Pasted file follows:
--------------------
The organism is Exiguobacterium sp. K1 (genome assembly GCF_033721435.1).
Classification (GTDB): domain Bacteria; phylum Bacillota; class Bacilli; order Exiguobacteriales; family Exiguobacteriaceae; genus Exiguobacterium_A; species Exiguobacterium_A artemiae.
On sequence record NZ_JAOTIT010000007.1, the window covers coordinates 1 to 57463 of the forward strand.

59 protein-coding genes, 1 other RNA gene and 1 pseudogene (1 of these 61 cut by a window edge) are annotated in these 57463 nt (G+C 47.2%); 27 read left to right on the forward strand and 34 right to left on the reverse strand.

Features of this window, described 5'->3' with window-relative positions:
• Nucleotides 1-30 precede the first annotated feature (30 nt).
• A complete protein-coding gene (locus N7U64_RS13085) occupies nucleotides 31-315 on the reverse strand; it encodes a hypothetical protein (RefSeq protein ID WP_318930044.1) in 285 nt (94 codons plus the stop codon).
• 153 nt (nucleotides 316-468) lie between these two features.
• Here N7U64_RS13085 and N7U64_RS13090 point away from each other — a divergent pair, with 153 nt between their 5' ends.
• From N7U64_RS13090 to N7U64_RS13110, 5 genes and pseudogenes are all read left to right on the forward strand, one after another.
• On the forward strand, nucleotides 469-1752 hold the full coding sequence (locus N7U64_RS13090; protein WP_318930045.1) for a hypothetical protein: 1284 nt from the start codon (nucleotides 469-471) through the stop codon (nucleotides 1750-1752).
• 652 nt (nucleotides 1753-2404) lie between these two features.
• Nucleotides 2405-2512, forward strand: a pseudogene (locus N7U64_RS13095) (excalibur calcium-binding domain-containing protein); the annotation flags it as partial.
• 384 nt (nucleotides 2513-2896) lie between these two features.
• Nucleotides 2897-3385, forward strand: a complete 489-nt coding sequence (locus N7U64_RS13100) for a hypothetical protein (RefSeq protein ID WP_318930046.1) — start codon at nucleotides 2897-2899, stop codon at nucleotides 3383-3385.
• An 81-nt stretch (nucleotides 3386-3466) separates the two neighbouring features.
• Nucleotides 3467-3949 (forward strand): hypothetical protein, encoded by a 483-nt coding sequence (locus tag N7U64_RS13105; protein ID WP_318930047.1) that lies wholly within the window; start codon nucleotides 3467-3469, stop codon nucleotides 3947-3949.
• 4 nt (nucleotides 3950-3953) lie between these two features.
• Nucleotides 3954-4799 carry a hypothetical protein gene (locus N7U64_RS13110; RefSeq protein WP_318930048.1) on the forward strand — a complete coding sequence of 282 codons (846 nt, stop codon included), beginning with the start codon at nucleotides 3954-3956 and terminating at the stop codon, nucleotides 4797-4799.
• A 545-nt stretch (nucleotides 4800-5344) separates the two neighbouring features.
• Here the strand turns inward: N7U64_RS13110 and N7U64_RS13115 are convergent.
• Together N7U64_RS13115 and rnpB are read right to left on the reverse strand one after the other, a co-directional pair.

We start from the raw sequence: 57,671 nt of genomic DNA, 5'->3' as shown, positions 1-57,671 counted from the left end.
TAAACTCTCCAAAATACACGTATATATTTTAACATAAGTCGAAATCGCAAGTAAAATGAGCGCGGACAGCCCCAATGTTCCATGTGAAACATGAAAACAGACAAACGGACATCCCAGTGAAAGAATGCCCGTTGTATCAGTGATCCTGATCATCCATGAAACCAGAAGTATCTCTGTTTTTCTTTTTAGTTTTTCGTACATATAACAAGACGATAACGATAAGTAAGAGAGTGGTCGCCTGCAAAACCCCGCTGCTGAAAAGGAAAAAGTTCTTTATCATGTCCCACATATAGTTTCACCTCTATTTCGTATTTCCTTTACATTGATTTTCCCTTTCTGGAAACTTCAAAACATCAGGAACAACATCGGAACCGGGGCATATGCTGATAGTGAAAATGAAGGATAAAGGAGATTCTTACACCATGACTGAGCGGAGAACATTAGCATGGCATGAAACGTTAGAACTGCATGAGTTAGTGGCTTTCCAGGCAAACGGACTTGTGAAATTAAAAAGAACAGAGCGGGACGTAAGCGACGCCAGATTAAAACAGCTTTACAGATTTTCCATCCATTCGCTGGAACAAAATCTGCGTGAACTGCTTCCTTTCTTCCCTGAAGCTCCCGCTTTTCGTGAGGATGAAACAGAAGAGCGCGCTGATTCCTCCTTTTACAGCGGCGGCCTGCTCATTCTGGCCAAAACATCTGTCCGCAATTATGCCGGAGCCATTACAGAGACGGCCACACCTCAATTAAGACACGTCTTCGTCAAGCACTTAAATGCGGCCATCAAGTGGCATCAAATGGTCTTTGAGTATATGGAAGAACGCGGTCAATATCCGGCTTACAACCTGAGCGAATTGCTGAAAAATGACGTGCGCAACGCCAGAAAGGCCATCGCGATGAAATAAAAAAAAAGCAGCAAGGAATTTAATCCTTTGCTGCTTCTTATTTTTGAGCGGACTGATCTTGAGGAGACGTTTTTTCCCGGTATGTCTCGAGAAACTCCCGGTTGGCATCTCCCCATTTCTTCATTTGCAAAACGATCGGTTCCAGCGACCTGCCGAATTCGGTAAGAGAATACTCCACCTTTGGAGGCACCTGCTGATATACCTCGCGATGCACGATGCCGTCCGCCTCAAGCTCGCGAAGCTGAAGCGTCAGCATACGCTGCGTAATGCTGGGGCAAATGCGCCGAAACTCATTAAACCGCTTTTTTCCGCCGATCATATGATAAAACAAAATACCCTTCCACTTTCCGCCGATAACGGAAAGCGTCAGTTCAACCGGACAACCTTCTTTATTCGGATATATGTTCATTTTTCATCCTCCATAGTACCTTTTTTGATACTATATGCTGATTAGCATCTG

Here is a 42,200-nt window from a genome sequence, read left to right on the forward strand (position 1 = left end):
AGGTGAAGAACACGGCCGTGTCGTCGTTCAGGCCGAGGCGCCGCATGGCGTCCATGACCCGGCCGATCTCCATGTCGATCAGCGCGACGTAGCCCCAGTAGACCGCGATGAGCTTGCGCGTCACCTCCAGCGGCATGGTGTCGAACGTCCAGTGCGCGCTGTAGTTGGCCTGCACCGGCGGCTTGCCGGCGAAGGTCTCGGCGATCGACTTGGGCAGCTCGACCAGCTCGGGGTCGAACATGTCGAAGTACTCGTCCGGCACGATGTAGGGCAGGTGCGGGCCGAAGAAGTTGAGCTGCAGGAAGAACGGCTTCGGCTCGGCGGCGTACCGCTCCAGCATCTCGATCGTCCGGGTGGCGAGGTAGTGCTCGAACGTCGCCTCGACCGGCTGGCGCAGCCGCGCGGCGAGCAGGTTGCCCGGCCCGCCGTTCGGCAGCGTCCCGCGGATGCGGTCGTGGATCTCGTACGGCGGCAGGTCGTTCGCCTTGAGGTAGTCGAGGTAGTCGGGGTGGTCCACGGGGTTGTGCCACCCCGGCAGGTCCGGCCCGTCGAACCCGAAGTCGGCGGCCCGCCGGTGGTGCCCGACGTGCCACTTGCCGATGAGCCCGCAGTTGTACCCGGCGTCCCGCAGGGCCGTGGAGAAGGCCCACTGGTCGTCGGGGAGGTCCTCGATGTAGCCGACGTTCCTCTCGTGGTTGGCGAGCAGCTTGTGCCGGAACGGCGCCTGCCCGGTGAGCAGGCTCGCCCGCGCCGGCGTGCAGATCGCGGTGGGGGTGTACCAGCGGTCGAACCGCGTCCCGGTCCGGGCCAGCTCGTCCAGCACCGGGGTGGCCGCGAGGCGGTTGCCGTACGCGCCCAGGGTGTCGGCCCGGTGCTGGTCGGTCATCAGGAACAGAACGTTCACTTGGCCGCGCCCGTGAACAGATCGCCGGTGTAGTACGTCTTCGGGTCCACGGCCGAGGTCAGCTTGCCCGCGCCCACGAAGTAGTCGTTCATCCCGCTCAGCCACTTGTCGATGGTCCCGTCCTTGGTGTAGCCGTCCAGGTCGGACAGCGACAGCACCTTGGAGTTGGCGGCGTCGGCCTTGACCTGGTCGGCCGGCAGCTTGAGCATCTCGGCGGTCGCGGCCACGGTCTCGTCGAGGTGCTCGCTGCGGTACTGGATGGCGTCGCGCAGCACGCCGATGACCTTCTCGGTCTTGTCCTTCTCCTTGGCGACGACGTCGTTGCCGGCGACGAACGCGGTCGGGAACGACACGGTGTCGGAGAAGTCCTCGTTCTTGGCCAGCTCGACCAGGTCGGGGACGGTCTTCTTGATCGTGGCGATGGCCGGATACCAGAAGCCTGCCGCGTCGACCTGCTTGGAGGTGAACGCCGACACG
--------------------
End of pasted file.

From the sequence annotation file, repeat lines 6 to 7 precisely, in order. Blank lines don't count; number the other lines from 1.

• Nucleotides 1-30 precede the first annotated feature (30 nt).
• A complete protein-coding gene (locus N7U64_RS13085) occupies nucleotides 31-315 on the reverse strand; it encodes a hypothetical protein (RefSeq protein ID WP_318930044.1) in 285 nt (94 codons plus the stop codon).